[UPDATE 2: Today's Parent picks up our story.]
[UPDATE: Huffington Post picks up our story.]
Bill White has been a crossing guard in Peterborough about eight years now. For the majority of those years, he has been giving high fives to students while on duty.
But at a crossing guard training seminar on November 21st, he was informed by his lead guard and a supervisor from the City of Peterborough that high fives were no longer allowed.
"I objected to this rule," Bill tell us, "but the reason stated was that we are not to have any physical contact with the children."
Bill thinks the rule is silly as not only do the kids like it but the parents are there and like it, too. It's a feel good thing, a special part of the day.
Indeed, parent Jason Hartwick tells us the kids love the high fives: "Bill gave them high fives all last week, and all year, and for years before that. Monday morning, he said, 'I can't give high fives any more. We were told we had to stop.'"
"Both of the Guards near our school (Prince of Wales) have been giving high fives for at least 7 years," Jason adds. "I know this because I've had kids there that long. It has never been an issue, nobody has EVER said a word about them doing it, and the kids LOVE it."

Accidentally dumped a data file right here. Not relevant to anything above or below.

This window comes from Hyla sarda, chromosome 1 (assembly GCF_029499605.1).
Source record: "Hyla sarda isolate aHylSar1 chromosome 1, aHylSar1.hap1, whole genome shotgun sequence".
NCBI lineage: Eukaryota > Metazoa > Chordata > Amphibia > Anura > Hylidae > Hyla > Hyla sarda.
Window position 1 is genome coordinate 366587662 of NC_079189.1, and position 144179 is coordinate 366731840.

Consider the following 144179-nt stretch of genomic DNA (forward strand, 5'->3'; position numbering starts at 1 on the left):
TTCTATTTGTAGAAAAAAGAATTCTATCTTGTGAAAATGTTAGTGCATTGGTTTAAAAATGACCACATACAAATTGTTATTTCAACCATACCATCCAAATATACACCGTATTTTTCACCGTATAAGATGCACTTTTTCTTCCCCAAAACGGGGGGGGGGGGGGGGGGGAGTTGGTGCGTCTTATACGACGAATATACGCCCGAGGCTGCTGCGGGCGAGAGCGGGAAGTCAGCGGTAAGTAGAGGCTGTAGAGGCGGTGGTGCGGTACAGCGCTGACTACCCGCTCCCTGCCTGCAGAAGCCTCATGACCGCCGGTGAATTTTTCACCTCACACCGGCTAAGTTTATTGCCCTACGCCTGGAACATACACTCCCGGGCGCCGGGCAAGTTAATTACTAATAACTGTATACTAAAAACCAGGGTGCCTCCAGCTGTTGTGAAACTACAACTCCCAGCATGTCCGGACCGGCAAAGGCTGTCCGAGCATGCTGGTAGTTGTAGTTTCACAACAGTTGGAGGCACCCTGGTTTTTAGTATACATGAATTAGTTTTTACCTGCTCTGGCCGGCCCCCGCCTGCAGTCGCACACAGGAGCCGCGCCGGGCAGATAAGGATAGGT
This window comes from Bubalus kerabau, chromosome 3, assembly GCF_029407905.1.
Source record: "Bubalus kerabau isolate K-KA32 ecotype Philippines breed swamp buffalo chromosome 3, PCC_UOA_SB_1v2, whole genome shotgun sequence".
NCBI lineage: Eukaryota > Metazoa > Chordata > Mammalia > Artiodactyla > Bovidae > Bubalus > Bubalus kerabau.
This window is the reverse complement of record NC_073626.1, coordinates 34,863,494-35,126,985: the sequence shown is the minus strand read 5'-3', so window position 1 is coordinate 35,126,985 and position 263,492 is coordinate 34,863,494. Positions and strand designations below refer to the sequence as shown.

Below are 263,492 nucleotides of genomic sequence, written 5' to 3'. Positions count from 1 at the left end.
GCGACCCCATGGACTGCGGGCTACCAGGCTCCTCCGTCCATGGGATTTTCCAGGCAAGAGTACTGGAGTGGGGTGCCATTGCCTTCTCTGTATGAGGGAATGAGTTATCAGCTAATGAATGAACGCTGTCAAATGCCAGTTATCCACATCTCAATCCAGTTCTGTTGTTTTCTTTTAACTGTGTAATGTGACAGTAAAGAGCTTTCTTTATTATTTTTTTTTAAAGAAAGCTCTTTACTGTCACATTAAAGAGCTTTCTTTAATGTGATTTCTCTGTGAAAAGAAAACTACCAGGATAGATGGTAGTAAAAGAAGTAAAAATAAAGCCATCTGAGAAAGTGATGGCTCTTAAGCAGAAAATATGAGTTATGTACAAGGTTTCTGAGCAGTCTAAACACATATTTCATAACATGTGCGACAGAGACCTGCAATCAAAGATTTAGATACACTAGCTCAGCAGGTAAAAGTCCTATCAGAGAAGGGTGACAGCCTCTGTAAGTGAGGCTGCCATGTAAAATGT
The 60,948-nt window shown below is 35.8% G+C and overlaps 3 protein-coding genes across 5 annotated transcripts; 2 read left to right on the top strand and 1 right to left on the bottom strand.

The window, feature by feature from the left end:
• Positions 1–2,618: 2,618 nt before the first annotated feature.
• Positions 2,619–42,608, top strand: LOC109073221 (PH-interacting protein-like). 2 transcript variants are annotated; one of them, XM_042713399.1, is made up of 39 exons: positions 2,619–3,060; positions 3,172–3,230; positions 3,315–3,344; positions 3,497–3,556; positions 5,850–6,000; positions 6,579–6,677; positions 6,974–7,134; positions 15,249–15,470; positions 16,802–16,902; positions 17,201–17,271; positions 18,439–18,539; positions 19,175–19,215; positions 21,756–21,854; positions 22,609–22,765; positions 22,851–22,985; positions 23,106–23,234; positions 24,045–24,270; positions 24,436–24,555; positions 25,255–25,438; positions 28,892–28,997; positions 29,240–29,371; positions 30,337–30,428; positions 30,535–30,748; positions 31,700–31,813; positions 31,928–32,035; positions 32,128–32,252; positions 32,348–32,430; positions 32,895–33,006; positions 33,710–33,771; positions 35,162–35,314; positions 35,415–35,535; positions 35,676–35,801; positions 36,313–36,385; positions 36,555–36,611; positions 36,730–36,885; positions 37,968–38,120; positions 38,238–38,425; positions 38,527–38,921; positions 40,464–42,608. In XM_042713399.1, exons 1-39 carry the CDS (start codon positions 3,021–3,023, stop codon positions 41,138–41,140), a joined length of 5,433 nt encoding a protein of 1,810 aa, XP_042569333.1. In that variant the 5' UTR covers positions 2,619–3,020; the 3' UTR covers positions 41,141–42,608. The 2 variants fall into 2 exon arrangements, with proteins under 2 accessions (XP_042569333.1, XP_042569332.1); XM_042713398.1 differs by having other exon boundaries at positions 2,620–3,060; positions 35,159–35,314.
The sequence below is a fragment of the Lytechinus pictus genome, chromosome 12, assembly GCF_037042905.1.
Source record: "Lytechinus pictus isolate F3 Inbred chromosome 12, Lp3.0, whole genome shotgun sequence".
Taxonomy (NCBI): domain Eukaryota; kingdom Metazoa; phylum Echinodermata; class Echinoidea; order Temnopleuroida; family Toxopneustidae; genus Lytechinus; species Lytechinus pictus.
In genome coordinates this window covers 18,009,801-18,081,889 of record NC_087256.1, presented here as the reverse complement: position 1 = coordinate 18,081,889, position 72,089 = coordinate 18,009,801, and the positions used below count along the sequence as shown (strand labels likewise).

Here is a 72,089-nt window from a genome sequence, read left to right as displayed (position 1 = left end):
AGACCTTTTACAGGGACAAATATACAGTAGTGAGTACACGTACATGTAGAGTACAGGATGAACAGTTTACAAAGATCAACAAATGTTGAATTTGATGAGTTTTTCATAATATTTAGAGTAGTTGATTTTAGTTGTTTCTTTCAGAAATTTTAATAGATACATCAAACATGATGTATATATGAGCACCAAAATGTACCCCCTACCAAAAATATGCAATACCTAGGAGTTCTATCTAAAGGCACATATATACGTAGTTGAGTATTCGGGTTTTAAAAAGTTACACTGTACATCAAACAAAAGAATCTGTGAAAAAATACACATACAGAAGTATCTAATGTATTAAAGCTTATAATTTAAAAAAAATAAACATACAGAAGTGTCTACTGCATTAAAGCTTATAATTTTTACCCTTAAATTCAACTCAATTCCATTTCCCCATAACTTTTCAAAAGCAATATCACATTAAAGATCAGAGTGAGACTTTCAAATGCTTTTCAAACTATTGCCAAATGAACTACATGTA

We asked the City of Peterborough about this policy and we received this detailed reply from Kevin Jones, Manager of Transportation:
"The City of Peterborough's policy for crossing guards restricts all forms of physical contact between Crossing Guards and children, and has for some time now. The duties of an adult crossing guard are governed by the Highway Traffic Act of Ontario, and the guard's primary responsibility is to stop approaching vehicles to allow safe passage of all persons, including themselves, across the roadway.
While on duty the Crossing Guard's responsibility is to be fully aware of the intersection or crossing location and all of its surroundings, including approaching vehicles and children on both sides of the crossing. Any distractions can reduce focus and attention of the Crossing Guard while they are working. In order to perform the duties of a Crossing Guard, they need to be 100% focussed on their job.
Physical contact between the Crossing Guard and the children is not only a distraction to the guard, but may have other implications as well. It is for this reason our policy restricts all physical contact between guards and children to ensure that distractions, which could potentially affect safety, do not take place while on duty."
So what do you think about the policy? Should crossing guards like Bill be allowed to High Five students? Or is this a smart policy to protect kids? Tell us on our Facebook page.